StressBack to top
InfectionsBack to top
Bacterial and viral infections are associated with flares of sickle cell in some patients. Some viral infections, such as pneumococcal disease, RSV, Haemophilus influenzae type B, and Parvovirus B19 are associated with more significant symptoms. Not all infections cause sickle cell flares, however. Let your doctor know if you are experiencing symptoms of infection in case you need treatment and to ask if you should change how you take your sickle cell medication.
MedicationsBack to top
Some pain medications can damage your organs if taken regularly. Medications such as Advil, Motrin IB, and Aleve should be taken sparingly as these can cause damage to your kidneys.
SmokingBack to top
Smoking and secondhand smoking is associated with more active sickle cell disease and can increase the risk of acute chest syndrome. Tobacco also contributes to increased risk of heart attacks and strokes, particularly in people with Sickle cell who are already at higher risk for these illnesses. Talk to your doctor about ways to quit. Visit smokefree.gov or call 1-800-QUIT-NOW to find help quitting. Avoid places where second hand smoke is present.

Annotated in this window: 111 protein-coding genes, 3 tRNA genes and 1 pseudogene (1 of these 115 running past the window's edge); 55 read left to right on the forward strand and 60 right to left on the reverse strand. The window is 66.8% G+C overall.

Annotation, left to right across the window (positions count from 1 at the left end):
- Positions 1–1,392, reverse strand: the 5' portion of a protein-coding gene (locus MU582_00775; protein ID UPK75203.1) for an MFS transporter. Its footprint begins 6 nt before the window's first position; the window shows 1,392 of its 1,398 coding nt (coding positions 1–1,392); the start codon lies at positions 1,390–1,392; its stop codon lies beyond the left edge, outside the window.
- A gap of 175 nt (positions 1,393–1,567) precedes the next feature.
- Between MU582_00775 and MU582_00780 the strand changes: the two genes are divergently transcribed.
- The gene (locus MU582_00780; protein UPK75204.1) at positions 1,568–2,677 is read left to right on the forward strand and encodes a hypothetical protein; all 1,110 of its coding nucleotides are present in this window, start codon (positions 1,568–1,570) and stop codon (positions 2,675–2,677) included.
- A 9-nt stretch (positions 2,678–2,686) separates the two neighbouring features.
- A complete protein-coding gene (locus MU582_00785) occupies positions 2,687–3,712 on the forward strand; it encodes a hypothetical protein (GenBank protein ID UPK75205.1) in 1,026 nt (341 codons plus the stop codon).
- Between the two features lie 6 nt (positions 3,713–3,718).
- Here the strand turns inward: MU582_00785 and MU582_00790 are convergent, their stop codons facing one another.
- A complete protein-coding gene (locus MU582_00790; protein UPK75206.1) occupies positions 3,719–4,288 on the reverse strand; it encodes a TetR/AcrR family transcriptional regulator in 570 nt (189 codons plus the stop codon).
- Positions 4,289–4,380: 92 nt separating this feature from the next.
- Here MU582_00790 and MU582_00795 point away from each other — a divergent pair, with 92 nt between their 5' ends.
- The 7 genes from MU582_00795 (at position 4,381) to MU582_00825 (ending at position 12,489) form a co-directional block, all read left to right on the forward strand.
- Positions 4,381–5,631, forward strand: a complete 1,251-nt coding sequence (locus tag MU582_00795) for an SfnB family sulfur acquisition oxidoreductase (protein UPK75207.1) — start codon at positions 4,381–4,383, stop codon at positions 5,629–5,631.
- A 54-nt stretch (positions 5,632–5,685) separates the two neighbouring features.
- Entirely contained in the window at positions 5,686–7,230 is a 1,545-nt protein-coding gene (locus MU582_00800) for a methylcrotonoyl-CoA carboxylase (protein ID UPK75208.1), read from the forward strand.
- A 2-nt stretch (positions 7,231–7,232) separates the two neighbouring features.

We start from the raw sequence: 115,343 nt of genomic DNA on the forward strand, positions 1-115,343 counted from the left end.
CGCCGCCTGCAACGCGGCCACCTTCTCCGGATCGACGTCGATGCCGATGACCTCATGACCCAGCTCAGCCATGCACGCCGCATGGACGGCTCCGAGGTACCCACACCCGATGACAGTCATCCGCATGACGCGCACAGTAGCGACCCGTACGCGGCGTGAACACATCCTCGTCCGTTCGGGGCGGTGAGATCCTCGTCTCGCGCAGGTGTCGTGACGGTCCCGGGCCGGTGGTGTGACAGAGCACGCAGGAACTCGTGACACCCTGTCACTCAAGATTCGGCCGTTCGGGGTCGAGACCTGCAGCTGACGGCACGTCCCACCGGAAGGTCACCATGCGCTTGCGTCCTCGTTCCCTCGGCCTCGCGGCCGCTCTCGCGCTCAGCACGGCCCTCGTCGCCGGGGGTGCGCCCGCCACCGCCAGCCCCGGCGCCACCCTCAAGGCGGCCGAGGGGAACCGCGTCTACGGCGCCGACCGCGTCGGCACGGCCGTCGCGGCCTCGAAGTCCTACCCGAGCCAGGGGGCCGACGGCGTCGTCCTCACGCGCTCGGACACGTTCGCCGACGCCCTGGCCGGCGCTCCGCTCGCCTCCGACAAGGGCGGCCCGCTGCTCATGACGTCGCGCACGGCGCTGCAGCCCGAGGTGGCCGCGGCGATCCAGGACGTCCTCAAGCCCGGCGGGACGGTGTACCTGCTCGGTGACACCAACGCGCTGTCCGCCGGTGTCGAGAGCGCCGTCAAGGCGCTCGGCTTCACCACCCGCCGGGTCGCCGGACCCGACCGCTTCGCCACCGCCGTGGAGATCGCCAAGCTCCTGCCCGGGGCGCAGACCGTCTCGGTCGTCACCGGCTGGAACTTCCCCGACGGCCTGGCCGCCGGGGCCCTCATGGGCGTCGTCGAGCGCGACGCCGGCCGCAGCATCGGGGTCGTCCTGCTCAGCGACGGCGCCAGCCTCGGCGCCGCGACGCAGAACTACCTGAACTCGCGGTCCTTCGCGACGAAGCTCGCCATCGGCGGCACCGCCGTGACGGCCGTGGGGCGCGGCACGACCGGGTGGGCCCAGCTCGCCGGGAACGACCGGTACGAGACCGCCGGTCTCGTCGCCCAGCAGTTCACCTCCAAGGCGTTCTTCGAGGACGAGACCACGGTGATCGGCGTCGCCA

Dehydration and Alcohol useBack to top
Dehydration in individuals with sickle cell will increase the risk for blood clots and can induce sickle cell crises. Alcohol use, along with overconsumption of caffeine, will increase how quickly the body loses water and can cause a pain episode. Avoiding or limiting alcohol and caffeine consumption can reduce your risk of having one of these episodes.
Changes in Temperature and AltitudeBack to top
It has been shown that rapid changes in temperature, such as walking out of a warm house into the cold, can trigger a sickle cell crisis. You can help prevent this by dressing appropriately for the weather. Changes in altitude are also triggers for sickle cell crises, especially going into higher altitudes during activities such as mountain climbing.